I’m reminded of the great moral philosopher, Chico Marx, who proposed that we accept another conclusion: Will you believe me or your own eyes?
I would suggest that an interesting question is whether file bartering is taxable.
One of our absolute favorite illustrators, Colleen Doran, the genius behind A Distant Soil lays it down in an interview with another one of our favorite people, Patrick Ross, the Studs Terkel of our business. (A Distant Soil has been on our recommended list so long no one can remember when it wasn’t.)
Canadian novelist John Degen has an excellent post on more anti-artist hysteria coming from the University of Ottawa and in particular from the very well-funded web of the very well-funded Michael Geist.
In “Lessons in Headline Writing” John Degen calls out the latest and greatest by Geist in which Geist tries to gin up controversy against an open letter to Ministers Moore and Clement that was signed by elected representatives of The Canadian Authors Association; The League of Canadian Poets;The Literary Translators’ Association of Canada; The Playwrights Guild of Canada; The Professional Writers Association of Canada; and The Writers’ Union of Canada. These groups represent over 4,000 professional writers in Canada. Emphasis on the “elected”–Geist hasn’t been elected to dog catcher yet routinely undermines those who have without deference to those who elected them. (They don’t say “right honorable gentleman” because they think the MP is a gentleman, honorable or right–it’s out of respect to the voters who elected him.)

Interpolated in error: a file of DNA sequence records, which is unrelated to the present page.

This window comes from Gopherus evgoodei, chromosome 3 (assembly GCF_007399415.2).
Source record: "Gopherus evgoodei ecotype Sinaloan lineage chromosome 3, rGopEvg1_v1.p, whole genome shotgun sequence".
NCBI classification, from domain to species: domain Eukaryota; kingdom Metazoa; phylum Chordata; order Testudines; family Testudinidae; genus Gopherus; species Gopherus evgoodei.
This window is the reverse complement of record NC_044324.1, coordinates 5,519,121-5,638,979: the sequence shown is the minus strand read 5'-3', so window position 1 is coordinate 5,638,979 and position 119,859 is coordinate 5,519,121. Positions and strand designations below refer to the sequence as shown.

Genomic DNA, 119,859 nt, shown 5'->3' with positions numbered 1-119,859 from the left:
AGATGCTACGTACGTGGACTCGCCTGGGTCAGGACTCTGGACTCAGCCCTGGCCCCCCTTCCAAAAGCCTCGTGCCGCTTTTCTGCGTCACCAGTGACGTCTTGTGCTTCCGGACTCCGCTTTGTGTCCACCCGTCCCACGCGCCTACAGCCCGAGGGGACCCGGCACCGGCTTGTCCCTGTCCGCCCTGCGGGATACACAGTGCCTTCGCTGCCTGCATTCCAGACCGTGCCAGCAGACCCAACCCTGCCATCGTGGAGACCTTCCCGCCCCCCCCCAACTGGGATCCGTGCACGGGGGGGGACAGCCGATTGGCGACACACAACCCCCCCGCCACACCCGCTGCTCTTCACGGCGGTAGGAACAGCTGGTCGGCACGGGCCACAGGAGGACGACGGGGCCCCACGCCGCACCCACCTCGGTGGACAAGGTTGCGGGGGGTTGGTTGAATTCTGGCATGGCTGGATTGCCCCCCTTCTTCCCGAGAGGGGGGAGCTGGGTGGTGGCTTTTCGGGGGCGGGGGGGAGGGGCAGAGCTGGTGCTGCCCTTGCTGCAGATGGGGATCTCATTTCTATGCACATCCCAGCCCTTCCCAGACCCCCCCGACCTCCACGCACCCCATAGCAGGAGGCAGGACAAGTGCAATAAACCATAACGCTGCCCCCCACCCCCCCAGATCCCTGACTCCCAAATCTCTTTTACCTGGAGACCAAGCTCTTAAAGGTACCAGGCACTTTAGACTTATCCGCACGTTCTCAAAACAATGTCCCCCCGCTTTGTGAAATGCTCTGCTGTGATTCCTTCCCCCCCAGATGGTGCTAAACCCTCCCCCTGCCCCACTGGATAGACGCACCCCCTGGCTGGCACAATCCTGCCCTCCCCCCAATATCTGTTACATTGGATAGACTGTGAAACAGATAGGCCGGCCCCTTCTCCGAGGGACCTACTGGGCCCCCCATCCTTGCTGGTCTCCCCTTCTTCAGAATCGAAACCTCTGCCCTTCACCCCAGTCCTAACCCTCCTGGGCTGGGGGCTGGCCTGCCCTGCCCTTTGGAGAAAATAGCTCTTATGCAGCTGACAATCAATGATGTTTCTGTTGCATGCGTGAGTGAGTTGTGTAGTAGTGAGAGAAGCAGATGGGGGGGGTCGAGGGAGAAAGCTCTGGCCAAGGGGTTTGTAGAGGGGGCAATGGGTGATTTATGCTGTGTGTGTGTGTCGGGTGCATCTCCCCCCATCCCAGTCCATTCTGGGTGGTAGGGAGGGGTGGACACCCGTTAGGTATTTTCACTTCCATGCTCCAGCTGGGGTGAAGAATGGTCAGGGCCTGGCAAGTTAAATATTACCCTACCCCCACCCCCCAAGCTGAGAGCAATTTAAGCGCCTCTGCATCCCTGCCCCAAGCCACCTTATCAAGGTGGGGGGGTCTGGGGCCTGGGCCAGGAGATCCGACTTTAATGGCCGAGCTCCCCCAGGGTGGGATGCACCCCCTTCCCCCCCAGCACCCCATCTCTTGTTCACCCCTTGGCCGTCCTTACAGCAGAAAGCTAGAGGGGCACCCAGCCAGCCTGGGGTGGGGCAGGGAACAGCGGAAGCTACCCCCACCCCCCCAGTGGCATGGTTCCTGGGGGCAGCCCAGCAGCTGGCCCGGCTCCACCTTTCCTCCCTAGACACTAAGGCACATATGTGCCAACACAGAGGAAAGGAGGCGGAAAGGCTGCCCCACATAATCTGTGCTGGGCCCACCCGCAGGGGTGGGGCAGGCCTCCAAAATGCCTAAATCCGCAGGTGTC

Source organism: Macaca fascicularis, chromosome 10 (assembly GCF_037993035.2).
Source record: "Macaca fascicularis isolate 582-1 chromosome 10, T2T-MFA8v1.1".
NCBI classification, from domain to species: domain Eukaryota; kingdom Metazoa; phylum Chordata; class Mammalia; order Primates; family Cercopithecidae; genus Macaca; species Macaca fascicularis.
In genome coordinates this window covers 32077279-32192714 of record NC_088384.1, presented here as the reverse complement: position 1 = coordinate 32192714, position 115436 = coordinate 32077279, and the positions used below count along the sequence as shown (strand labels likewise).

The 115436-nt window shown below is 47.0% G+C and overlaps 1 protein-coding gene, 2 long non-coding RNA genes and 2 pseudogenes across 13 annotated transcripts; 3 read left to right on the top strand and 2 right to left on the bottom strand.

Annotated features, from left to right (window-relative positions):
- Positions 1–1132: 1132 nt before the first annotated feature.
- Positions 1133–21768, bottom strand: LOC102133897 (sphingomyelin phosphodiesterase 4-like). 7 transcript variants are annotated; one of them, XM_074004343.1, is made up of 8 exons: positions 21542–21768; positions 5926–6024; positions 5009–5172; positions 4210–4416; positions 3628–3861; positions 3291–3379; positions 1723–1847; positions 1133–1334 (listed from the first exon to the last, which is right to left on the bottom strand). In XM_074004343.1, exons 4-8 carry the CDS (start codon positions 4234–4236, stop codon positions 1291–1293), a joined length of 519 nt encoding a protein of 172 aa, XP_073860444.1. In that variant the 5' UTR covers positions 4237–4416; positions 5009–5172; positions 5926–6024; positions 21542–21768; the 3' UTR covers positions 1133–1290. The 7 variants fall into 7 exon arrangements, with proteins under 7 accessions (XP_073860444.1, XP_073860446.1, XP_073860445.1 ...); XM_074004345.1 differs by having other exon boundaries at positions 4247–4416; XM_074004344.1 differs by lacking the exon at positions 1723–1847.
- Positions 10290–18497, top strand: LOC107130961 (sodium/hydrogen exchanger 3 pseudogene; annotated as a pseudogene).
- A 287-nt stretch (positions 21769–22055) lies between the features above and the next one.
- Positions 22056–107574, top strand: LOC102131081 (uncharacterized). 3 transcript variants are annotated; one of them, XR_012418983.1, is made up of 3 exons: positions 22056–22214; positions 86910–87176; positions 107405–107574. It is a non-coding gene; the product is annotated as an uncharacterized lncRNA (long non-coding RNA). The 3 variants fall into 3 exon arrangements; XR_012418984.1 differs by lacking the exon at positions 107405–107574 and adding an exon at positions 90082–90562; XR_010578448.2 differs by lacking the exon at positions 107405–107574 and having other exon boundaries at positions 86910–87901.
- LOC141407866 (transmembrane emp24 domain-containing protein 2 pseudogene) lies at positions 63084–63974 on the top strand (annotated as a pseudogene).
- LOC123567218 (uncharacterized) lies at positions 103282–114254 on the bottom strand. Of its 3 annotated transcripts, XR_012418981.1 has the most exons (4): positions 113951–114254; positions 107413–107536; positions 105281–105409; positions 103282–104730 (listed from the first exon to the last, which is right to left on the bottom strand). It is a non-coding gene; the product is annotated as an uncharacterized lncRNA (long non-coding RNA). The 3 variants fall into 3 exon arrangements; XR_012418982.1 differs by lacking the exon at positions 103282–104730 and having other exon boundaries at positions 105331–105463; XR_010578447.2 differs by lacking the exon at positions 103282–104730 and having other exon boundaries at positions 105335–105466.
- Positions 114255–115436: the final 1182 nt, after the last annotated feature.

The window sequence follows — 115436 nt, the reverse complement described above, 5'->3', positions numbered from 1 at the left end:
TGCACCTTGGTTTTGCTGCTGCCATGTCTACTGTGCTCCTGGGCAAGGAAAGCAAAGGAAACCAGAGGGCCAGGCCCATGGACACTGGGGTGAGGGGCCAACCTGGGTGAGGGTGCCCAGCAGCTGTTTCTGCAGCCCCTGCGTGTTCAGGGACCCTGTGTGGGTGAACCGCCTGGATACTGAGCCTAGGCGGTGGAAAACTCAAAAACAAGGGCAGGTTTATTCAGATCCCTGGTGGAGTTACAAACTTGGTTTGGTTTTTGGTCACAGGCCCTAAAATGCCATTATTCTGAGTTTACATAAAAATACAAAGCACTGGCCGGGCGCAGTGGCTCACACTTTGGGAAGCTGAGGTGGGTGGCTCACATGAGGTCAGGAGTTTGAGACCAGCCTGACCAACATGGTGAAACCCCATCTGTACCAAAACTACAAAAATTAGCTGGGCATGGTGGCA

The purpose of the letter? To very politely point out that the Canadian Copyright Modernization Act in its current draft form is very vague, or as I would say more directly, a mishmash of crap in many respects which we hope gets fixed in Canada before the anti-creator crowd (including Google) attempts to foist all or part of it on the US.
Now this questioning of the current draft statute sets the prideful Geist off into orbit–almost sounds like Geist thought these elected leaders of professional writers were insulting Geist’s authorship, don’t it?